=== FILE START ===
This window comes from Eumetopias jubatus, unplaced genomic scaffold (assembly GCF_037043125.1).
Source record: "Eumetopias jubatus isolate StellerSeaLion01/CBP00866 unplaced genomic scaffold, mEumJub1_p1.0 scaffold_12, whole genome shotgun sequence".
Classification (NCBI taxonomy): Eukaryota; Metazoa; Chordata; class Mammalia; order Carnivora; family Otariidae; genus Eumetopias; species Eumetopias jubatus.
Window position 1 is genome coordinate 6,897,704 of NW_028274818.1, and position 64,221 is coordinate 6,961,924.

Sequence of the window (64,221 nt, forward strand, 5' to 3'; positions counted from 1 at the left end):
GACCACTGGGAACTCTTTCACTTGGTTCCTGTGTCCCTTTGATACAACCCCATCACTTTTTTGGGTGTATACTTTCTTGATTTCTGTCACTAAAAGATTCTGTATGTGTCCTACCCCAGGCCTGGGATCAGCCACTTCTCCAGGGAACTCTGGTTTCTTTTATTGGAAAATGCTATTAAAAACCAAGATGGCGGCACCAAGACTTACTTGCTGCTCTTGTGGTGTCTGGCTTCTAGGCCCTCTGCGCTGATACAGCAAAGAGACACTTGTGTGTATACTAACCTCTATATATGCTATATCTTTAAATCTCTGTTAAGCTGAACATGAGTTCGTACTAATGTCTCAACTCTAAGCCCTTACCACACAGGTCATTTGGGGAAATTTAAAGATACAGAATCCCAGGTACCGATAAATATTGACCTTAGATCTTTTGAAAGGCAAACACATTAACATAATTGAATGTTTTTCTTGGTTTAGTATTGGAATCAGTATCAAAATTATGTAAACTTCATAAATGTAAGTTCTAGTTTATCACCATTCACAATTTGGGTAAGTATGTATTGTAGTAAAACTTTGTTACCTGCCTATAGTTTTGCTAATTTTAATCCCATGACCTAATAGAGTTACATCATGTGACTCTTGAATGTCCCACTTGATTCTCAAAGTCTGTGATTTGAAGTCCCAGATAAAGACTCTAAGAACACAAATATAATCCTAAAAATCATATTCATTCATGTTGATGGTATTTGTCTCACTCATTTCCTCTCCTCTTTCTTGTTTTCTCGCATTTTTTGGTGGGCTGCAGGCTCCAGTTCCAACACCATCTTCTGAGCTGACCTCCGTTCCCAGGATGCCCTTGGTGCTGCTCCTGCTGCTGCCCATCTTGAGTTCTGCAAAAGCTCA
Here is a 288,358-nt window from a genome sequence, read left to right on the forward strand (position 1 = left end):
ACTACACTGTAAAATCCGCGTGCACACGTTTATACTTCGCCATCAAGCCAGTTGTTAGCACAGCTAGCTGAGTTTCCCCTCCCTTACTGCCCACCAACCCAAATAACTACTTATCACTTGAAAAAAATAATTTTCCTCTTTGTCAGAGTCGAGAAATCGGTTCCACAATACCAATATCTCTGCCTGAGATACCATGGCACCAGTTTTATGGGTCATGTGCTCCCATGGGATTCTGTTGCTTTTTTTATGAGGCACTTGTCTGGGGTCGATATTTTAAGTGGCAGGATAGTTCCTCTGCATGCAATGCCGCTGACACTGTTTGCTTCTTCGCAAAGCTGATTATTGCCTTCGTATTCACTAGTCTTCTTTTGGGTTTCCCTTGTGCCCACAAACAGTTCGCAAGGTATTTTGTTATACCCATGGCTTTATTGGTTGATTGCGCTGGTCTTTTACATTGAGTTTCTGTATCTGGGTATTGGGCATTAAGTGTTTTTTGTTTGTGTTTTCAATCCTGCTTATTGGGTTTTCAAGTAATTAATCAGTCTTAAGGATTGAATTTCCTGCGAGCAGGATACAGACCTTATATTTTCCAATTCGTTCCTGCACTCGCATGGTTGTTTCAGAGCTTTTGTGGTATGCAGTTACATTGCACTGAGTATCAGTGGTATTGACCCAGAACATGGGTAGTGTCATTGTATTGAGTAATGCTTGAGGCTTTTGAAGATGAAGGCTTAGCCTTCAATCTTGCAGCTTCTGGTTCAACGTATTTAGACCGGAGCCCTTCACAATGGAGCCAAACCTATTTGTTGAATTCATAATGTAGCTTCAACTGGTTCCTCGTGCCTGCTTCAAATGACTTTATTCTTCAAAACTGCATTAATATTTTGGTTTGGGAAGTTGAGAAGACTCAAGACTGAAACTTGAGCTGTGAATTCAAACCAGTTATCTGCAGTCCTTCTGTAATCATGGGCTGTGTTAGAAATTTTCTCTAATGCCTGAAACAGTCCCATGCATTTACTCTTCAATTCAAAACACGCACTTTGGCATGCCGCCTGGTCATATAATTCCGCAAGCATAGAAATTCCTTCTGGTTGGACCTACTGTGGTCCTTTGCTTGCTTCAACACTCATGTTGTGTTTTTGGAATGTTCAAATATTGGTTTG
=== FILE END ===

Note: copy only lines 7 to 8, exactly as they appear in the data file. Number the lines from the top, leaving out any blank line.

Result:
Here is a 288,358-nt window from a genome sequence, read left to right on the forward strand (position 1 = left end):
ACTACACTGTAAAATCCGCGTGCACACGTTTATACTTCGCCATCAAGCCAGTTGTTAGCACAGCTAGCTGAGTTTCCCCTCCCTTACTGCCCACCAACCCAAATAACTACTTATCACTTGAAAAAAATAATTTTCCTCTTTGTCAGAGTCGAGAAATCGGTTCCACAATACCAATATCTCTGCCTGAGATACCATGGCACCAGTTTTATGGGTCATGTGCTCCCATGGGATTCTGTTGCTTTTTTTATGAGGCACTTGTCTGGGGTCGATATTTTAAGTGGCAGGATAGTTCCTCTGCATGCAATGCCGCTGACACTGTTTGCTTCTTCGCAAAGCTGATTATTGCCTTCGTATTCACTAGTCTTCTTTTGGGTTTCCCTTGTGCCCACAAACAGTTCGCAAGGTATTTTGTTATACCCATGGCTTTATTGGTTGATTGCGCTGGTCTTTTACATTGAGTTTCTGTATCTGGGTATTGGGCATTAAGTGTTTTTTGTTTGTGTTTTCAATCCTGCTTATTGGGTTTTCAAGTAATTAATCAGTCTTAAGGATTGAATTTCCTGCGAGCAGGATACAGACCTTATATTTTCCAATTCGTTCCTGCACTCGCATGGTTGTTTCAGAGCTTTTGTGGTATGCAGTTACATTGCACTGAGTATCAGTGGTATTGACCCAGAACATGGGTAGTGTCATTGTATTGAGTAATGCTTGAGGCTTTTGAAGATGAAGGCTTAGCCTTCAATCTTGCAGCTTCTGGTTCAACGTATTTAGACCGGAGCCCTTCACAATGGAGCCAAACCTATTTGTTGAATTCATAATGTAGCTTCAACTGGTTCCTCGTGCCTGCTTCAAATGACTTTATTCTTCAAAACTGCATTAATATTTTGGTTTGGGAAGTTGAGAAGACTCAAGACTGAAACTTGAGCTGTGAATTCAAACCAGTTATCTGCAGTCCTTCTGTAATCATGGGCTGTGTTAGAAATTTTCTCTAATGCCTGAAACAGTCCCATGCATTTACTCTTCAATTCAAAACACGCACTTTGGCATGCCGCCTGGTCATATAATTCCGCAAGCATAGAAATTCCTTCTGGTTGGACCTACTGTGGTCCTTTGCTTGCTTCAACACTCATGTTGTGTTTTTGGAATGTTCAAATATTGGTTTG